Getting Started with Pet Partners
About this Page
Muka and me visiting with a patient
I created this page to assist people interested in becoming involved in therapy animal work. My dog and I volunteer as a registered Pet Partners team at Legacy Salmon Creek Hospital in Vancouver, WA.
I also volunteer as a licensed Pet Partners Instructor, and teach the Pet Partners Handler Course to students in the greater Vancouver, WA & Portland, OR area. And I serve as President of Columbia River Pet Partners, a local organization of Pet Partners teams.
The Handler Course is designed for anyone interested in volunteering with their pet. It fulfills the handler training required to continue on to Pet Partners team evaluation and registration. The course provides the handler with the knowledge to successfully conduct therapy animal work, as well as the knowledge necessary to prepare for the Pet Partners evaluation.
Pet Partners teams consist of the handler and their animal (dog, cat, rabbit, bird...), and volunteer in a wide variety of facilities including schools, libraries, retirement homes, assisted living homes, nursing homes, hospitals and hospices.
I hope you will join us and begin sharing your animal's love with those in need. I will be glad to help you in any way I can, no matter where you live.
Introduction to Therapy Animals
This page will give you a good overview of therapy animal work. It covers how therapy animals heal, the various types of facilities in which they serve, and many other interesting topics:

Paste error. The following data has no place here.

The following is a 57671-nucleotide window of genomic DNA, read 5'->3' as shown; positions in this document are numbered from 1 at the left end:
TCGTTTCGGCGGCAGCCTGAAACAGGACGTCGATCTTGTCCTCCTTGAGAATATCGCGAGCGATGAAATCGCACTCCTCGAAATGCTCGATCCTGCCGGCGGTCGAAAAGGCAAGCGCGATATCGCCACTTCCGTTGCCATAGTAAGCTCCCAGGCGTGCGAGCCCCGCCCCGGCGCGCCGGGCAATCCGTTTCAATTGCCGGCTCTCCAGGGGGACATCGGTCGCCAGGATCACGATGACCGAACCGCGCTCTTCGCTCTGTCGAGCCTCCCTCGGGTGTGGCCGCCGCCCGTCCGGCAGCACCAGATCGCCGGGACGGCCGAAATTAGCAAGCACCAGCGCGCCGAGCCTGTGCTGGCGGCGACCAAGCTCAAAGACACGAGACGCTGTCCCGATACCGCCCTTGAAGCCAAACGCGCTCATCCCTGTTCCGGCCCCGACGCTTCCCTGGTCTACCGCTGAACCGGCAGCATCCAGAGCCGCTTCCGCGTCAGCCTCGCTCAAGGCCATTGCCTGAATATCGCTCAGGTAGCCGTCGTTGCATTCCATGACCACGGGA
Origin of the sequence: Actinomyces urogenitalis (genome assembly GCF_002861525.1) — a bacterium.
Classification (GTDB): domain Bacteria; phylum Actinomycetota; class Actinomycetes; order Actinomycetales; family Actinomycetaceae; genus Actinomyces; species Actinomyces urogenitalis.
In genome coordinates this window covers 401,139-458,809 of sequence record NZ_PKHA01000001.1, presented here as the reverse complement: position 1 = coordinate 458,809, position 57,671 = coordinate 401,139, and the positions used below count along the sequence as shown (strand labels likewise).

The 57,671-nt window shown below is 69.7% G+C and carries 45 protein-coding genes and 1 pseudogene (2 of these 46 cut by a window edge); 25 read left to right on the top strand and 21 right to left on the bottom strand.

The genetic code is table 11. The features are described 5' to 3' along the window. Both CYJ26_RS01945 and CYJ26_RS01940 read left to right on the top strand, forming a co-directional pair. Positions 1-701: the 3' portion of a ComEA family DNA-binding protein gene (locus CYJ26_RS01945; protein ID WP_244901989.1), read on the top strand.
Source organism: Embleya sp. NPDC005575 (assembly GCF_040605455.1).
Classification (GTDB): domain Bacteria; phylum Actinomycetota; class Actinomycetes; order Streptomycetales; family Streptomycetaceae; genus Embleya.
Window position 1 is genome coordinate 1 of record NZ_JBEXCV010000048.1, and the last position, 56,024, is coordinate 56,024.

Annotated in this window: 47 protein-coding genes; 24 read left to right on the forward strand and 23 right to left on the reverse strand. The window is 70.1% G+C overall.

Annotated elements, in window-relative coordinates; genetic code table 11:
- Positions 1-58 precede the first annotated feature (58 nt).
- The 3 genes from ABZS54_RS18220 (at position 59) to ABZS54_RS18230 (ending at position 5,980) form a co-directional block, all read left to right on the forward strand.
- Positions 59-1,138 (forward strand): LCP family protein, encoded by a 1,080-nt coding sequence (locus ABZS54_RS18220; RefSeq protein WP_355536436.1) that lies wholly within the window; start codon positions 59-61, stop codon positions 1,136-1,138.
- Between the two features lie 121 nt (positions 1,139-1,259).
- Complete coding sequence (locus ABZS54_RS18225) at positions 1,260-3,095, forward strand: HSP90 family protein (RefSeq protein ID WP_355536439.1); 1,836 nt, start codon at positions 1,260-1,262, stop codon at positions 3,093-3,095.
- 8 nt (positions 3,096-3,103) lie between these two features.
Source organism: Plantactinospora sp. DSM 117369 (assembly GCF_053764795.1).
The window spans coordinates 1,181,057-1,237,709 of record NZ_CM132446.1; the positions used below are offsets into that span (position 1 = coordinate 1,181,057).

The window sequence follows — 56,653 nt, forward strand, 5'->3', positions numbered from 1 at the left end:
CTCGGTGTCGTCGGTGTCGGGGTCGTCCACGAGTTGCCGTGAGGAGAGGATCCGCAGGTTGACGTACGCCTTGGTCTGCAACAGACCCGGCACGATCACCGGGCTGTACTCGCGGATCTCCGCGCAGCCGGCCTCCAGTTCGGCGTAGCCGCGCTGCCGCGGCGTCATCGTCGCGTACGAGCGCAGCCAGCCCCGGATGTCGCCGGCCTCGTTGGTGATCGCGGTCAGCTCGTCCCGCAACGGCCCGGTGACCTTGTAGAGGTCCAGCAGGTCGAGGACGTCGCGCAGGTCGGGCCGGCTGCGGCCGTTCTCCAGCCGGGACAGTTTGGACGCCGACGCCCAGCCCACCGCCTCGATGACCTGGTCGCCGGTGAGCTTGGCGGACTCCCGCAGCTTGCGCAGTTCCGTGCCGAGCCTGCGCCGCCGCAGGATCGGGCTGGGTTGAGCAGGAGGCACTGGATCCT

Introduction to Therapy Animals
As you will read, the majority of therapy animal work is classified as Animal Assisted Activities (AAA). Typical examples include visits to patients in hospitals and residents in retirement homes.
However, registered Pet Partners are also qualified to work with physical and mental health professionals. This work is classified as Animal Assisted Therapy (AAT), and sessions are designed to help the client achieve specific goals such as increased mobility or improved memory.
On the above page you will also find answers to the following frequently asked questions:
Can a therapy dog visit my relative?
Can I take my therapy dog to work with me?
How do I train my puppy to be a therapy dog?
Pet Partners Video
This video presents an overview of the Pet Partners Therapy Animal Program:
Prerequisites for Becoming a Team
Carefully review the list of prerequisites for becoming a Pet Partners team on the Pet Partners' website:
Prerequisites for Becoming a Team
How to Prepare for an Evaluation
This video provides a demonstration of a Pet Partners evaluation and will give you an idea of how an evaluation is conducted:
This page shares what I have learned observing evaluations, watching people pass and, perhaps more importantly, watching people fail. It will help you prepare for your evaluation, and help you avoid the common mistakes people make: